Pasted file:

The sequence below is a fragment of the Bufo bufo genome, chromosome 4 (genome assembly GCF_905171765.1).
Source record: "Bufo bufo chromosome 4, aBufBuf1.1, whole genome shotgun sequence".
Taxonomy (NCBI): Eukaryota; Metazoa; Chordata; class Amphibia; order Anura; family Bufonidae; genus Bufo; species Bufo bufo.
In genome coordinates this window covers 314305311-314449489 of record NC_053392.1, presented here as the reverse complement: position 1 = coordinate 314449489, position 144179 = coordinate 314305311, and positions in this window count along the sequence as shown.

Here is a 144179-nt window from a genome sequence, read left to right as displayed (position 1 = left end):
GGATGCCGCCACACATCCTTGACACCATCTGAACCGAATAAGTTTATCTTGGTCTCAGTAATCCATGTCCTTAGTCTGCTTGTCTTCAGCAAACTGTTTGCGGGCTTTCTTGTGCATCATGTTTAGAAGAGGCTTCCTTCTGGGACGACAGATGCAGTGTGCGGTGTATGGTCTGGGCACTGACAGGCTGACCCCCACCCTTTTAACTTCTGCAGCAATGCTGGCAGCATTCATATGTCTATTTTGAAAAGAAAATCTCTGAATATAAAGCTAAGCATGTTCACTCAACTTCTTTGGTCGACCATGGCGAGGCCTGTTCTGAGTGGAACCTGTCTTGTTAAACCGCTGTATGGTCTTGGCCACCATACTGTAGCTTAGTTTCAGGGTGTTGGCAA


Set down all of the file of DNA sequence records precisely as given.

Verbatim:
The sequence below is a fragment of the Bufo bufo genome, chromosome 4 (genome assembly GCF_905171765.1).
Source record: "Bufo bufo chromosome 4, aBufBuf1.1, whole genome shotgun sequence".
Taxonomy (NCBI): Eukaryota; Metazoa; Chordata; class Amphibia; order Anura; family Bufonidae; genus Bufo; species Bufo bufo.
In genome coordinates this window covers 314305311-314449489 of record NC_053392.1, presented here as the reverse complement: position 1 = coordinate 314449489, position 144179 = coordinate 314305311, and positions in this window count along the sequence as shown.

Here is a 144179-nt window from a genome sequence, read left to right as displayed (position 1 = left end):
GGATGCCGCCACACATCCTTGACACCATCTGAACCGAATAAGTTTATCTTGGTCTCAGTAATCCATGTCCTTAGTCTGCTTGTCTTCAGCAAACTGTTTGCGGGCTTTCTTGTGCATCATGTTTAGAAGAGGCTTCCTTCTGGGACGACAGATGCAGTGTGCGGTGTATGGTCTGGGCACTGACAGGCTGACCCCCACCCTTTTAACTTCTGCAGCAATGCTGGCAGCATTCATATGTCTATTTTGAAAAGAAAATCTCTGAATATAAAGCTAAGCATGTTCACTCAACTTCTTTGGTCGACCATGGCGAGGCCTGTTCTGAGTGGAACCTGTCTTGTTAAACCGCTGTATGGTCTTGGCCACCATACTGTAGCTTAGTTTCAGGGTGTTGGCAA